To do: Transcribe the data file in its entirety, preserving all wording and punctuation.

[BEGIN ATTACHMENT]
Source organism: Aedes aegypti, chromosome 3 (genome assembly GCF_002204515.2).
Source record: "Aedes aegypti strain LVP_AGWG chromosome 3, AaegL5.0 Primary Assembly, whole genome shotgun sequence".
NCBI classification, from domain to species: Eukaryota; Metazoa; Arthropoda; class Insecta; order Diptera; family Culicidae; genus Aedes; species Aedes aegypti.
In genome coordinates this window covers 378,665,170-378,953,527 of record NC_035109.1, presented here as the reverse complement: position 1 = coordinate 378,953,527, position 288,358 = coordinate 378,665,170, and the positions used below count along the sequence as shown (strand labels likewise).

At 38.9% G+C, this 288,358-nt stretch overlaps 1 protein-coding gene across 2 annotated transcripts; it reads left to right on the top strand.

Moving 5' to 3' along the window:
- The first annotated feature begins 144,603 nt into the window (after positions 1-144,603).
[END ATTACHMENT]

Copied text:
Source organism: Aedes aegypti, chromosome 3 (genome assembly GCF_002204515.2).
Source record: "Aedes aegypti strain LVP_AGWG chromosome 3, AaegL5.0 Primary Assembly, whole genome shotgun sequence".
NCBI classification, from domain to species: Eukaryota; Metazoa; Arthropoda; class Insecta; order Diptera; family Culicidae; genus Aedes; species Aedes aegypti.
In genome coordinates this window covers 378,665,170-378,953,527 of record NC_035109.1, presented here as the reverse complement: position 1 = coordinate 378,953,527, position 288,358 = coordinate 378,665,170, and the positions used below count along the sequence as shown (strand labels likewise).

At 38.9% G+C, this 288,358-nt stretch overlaps 1 protein-coding gene across 2 annotated transcripts; it reads left to right on the top strand.

Moving 5' to 3' along the window:
- The first annotated feature begins 144,603 nt into the window (after positions 1-144,603).